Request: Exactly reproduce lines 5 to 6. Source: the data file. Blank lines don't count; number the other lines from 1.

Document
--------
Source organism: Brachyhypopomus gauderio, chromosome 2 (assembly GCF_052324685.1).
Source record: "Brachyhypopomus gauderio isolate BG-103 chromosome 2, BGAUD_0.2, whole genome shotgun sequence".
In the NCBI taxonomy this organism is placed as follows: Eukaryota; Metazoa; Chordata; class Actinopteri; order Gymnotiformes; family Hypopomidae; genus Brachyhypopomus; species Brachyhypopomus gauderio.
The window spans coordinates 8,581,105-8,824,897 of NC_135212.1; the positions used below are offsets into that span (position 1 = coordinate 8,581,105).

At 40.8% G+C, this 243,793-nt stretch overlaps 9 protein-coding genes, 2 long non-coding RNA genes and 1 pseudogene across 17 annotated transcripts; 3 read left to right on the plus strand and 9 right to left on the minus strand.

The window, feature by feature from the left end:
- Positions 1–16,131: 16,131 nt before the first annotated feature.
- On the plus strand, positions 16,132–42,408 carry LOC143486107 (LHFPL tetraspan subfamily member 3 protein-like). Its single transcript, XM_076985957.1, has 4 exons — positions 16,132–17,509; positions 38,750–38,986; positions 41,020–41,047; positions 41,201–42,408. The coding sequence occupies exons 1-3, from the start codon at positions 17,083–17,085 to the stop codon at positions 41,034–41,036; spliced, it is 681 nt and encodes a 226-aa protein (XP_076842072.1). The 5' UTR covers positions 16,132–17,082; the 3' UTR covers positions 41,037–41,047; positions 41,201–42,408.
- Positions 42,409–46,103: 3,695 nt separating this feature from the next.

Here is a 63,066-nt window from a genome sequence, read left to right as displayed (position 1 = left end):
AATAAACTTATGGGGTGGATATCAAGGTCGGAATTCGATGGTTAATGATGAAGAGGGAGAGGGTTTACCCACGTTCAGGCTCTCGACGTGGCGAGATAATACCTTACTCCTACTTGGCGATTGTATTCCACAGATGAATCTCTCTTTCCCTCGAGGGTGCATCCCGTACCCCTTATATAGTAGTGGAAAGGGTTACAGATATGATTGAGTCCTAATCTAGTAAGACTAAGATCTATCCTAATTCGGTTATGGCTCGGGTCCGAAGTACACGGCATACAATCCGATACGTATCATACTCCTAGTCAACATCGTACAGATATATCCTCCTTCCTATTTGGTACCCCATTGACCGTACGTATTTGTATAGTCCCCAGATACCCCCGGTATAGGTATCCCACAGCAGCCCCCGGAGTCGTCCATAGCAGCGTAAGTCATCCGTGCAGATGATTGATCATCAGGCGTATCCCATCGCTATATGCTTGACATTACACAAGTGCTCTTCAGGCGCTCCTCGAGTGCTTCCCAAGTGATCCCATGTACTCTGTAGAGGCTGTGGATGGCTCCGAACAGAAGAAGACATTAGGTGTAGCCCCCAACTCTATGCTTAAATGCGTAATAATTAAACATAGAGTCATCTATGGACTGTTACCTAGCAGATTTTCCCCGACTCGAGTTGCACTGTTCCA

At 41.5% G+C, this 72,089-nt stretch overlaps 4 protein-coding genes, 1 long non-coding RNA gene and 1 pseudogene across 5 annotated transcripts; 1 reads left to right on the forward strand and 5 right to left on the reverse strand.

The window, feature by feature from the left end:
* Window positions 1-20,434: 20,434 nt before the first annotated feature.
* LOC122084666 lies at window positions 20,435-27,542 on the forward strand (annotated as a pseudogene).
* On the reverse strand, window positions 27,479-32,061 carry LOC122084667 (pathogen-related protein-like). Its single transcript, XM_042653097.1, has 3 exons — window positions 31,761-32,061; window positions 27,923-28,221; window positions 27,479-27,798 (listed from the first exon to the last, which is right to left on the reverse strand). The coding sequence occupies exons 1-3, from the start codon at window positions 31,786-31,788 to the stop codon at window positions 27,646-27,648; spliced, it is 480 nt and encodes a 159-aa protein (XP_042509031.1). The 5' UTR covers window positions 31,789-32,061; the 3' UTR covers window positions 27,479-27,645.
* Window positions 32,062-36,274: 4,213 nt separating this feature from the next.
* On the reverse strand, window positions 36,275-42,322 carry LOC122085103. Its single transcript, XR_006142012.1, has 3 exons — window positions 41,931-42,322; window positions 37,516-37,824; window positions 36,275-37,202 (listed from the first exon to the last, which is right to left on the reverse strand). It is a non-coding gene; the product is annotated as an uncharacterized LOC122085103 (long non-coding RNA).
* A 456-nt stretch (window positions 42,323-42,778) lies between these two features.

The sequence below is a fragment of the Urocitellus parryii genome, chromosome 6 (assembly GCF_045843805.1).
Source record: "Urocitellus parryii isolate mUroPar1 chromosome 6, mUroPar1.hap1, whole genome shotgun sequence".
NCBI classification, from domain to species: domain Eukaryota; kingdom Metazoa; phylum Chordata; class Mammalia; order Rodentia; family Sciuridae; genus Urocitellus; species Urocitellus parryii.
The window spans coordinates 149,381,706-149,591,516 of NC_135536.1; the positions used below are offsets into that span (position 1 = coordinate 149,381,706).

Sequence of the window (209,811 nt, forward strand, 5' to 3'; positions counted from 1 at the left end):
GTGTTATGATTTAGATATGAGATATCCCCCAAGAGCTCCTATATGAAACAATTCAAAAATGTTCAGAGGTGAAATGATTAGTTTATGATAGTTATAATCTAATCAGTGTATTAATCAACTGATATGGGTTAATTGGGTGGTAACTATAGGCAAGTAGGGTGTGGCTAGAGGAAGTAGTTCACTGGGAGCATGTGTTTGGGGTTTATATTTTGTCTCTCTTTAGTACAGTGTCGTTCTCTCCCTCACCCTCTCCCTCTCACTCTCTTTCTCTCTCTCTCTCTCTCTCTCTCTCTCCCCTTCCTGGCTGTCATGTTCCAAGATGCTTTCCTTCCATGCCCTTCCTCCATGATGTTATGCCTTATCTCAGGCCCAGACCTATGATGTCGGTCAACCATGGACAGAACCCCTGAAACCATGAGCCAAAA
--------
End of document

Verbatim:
At 40.8% G+C, this 243,793-nt stretch overlaps 9 protein-coding genes, 2 long non-coding RNA genes and 1 pseudogene across 17 annotated transcripts; 3 read left to right on the plus strand and 9 right to left on the minus strand.

The window, feature by feature from the left end: